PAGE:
There’ll be no living with it now.
The criticism got to Lucas. He found it difficult to be creative when people were calling him a jerk. “It was fine before the Internet,” he says. “But now with the Internet, it’s gotten very vicious and very personal. You just say, ‘Why do I need to do this?’ ”
Well, the most obvious answer there is: you don’t. Instead, you sell your intellectual property to Disney, which has this weird idea that you’ll sell more product if you produce product that people want to buy.
5 thoughts on “Wow. It worked! The Internet broke George Lucas!”
That’s a radical concept for a company the size of Disney in this day and age. It would probably be smarter of Disney to hire a few lobbyists to get themselves declared “too big to fail”, or a “priceless national cultural icon” or some such.
I’ve always said George Lucas could do whatever he wanted with his stuff. If we want to buy it, is another matter. I can also criticize said work without being insulting. The prequels and everything since, to say the least, has been bad.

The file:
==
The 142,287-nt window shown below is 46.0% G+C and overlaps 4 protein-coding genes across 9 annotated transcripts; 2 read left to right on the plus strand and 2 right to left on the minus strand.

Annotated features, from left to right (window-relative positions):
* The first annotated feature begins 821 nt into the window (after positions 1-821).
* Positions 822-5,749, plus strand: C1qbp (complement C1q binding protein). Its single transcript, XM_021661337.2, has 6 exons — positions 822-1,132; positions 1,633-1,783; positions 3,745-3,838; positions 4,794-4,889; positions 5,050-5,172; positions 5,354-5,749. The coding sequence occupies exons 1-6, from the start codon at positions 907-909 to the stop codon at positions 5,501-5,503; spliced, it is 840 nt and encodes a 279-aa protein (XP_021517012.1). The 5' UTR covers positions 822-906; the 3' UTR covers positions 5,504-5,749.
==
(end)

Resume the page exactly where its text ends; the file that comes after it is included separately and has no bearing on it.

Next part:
The exception being Genndy Tartakovsky’s Clone Wars microseries. Everything Tartakovsky touches is gold.
George Lucas then went on to show the reporter the giant plane he was building named the Spruce Goose, and his collection of stool in mason jars. . .
Time for the theatrical release of Star Wars Episode IV on Blu-Ray?
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